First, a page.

For most of the past two decades, we lived within driving distance of each other, and our kids have grown up together, not just as cousins but as friends.
Now there is an ocean between us. We keep up with texts and video chats but of course it’s not the same. So when Jo was able to leave California to see me for a week earlier this month, I could barely contain my joy—or my tears.
Her visit was a wonder. I can’t wait until she comes again.
50 Notes of Love
Speaking of my sister, she is Queen of Thoughtful Gifts. My birthday was last month, and one of the birthday presents she unfolded from her suitcase was a glass jar filled with small paper scrolls.
When she handed it to me she said, “There are 50 love notes in this jar. I asked different people to write down things they love about you. You can open them all at once or one a day or just dig in there and grab one to read when you need it.”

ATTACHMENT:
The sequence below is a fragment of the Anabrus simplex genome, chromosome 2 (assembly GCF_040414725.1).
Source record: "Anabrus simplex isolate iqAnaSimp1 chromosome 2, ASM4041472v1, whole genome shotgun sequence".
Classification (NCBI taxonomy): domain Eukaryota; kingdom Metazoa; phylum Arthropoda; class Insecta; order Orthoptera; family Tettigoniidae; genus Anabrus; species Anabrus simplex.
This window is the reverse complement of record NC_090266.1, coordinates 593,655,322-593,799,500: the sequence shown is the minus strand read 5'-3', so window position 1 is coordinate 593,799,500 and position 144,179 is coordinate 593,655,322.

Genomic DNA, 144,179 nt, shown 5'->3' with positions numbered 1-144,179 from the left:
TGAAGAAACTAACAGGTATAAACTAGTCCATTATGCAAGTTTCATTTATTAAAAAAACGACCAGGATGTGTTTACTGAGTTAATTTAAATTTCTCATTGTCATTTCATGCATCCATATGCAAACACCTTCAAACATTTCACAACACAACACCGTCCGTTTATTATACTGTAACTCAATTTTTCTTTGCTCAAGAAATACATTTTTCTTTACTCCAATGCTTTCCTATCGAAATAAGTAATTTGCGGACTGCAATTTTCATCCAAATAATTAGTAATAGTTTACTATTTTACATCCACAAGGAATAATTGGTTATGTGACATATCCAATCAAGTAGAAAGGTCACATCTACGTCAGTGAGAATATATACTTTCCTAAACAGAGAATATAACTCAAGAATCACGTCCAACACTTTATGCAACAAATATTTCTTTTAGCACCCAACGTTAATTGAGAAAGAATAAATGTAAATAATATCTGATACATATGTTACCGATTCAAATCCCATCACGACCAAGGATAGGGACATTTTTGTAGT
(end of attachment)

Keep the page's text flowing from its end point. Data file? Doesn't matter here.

Not only that, but each scroll is wrapped in a small wire from a roll that my Nana, Mary Ellen, used for flower arranging. (Nana died in 2009.)
See what I mean? Queen of Thoughtful Gifts.
The jar is sitting on the window sill within reach of my desk. Every once in awhile I reach in and unroll a paper and read a love note from my sister, from my nephew, my nieces, my Dad, from Filha or Marido. It’s a treasure trove. I’m taking it slowly instead of all at once.
The Filly in the Field
There is an open green field nearby that we often wander through with our dogs. For the past week, a white mare has been tethered there with her young filly. The little filly runs free, and she likes to try to play with us and with the dogs.
We saw her again this afternoon and every time she gambols by on those long, long legs, I feel lighter. I feel joy.
Season of Lights